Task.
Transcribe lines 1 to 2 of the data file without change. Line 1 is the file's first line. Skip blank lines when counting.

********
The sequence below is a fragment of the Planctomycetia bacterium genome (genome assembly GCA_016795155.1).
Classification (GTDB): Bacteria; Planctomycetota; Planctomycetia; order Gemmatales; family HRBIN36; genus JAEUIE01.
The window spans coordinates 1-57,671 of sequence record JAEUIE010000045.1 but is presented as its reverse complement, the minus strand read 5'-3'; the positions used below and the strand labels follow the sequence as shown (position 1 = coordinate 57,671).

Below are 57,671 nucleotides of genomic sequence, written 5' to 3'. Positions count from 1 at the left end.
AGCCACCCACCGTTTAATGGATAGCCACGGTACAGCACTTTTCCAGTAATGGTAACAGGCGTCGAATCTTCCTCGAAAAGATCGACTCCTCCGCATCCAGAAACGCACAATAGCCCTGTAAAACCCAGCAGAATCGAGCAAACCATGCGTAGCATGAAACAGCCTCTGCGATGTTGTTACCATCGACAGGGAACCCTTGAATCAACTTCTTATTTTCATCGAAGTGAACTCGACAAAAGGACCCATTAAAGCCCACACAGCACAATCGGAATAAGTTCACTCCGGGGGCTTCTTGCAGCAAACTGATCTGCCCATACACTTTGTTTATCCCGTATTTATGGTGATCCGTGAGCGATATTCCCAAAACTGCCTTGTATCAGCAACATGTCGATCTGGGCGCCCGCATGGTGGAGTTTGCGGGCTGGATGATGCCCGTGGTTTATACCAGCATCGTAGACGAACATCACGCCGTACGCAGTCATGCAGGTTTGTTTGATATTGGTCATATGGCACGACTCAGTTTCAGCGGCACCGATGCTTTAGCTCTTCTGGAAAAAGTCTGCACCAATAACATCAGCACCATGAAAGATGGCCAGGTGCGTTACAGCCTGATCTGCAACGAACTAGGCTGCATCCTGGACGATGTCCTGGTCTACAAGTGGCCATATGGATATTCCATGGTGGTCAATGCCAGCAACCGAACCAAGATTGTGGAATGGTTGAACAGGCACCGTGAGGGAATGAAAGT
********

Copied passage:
The sequence below is a fragment of the Planctomycetia bacterium genome (genome assembly GCA_016795155.1).
Classification (GTDB): Bacteria; Planctomycetota; Planctomycetia; order Gemmatales; family HRBIN36; genus JAEUIE01.